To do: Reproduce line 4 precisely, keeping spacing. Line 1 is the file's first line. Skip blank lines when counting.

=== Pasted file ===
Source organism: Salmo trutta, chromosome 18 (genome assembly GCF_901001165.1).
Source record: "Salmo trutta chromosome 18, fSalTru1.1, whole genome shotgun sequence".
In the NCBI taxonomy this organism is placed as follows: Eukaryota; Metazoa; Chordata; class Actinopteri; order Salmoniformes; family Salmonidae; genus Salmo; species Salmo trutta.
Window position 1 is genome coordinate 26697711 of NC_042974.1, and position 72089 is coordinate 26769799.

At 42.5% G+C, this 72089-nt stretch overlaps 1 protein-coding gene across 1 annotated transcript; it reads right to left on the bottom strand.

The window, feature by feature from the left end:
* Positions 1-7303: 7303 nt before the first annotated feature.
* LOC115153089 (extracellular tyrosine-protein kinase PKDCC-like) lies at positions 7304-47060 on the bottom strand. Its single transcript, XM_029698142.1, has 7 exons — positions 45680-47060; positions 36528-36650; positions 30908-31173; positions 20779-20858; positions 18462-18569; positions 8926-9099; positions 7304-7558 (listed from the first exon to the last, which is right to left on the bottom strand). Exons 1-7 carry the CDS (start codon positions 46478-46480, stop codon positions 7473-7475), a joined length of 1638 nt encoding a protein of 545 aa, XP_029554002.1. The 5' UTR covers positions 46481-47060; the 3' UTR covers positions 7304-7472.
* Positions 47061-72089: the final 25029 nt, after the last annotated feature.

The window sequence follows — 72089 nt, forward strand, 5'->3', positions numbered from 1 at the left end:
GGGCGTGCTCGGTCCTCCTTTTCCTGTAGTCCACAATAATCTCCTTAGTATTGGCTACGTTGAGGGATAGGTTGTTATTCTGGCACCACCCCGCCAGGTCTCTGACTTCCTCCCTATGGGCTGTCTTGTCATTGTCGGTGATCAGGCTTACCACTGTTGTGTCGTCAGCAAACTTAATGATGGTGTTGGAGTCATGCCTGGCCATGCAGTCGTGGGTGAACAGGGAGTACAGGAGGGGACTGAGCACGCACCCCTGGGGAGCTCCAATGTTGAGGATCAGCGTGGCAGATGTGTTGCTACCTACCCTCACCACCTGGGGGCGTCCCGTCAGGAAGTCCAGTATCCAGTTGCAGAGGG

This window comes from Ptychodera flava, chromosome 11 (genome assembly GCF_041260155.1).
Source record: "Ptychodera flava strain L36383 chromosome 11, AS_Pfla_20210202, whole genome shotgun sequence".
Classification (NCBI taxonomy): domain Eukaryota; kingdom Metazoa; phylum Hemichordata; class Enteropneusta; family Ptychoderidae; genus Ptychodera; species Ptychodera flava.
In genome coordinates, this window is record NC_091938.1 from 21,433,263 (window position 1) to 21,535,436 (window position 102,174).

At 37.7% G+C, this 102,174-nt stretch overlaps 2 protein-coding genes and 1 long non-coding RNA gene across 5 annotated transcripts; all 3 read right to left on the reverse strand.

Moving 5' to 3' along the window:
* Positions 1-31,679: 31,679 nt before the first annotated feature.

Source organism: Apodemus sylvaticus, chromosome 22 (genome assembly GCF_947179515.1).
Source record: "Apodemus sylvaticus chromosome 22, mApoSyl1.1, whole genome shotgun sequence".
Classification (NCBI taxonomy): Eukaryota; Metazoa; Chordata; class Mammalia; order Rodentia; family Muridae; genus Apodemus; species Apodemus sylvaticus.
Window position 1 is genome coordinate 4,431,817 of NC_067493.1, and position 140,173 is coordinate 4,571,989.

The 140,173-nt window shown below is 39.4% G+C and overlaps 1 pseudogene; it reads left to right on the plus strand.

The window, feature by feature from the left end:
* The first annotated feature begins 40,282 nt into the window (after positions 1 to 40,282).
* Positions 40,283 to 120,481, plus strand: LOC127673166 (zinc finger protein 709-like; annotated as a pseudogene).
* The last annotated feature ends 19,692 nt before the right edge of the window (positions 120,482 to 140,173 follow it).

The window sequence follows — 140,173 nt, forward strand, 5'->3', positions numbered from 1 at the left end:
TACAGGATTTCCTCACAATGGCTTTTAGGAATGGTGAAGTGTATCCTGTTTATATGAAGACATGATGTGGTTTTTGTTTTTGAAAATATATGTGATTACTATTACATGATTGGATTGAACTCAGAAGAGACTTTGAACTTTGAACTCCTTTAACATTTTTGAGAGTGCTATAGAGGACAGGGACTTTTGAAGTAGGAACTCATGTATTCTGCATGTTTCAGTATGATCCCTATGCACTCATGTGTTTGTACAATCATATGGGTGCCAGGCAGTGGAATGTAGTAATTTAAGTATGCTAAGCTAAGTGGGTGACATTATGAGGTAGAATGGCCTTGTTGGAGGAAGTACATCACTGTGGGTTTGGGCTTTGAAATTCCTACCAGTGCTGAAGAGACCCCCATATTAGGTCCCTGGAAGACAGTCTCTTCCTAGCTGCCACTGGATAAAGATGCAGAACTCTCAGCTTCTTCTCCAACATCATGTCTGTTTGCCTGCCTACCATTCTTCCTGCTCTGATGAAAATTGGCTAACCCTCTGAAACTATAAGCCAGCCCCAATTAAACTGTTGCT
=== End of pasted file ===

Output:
Window position 1 is genome coordinate 26697711 of NC_042974.1, and position 72089 is coordinate 26769799.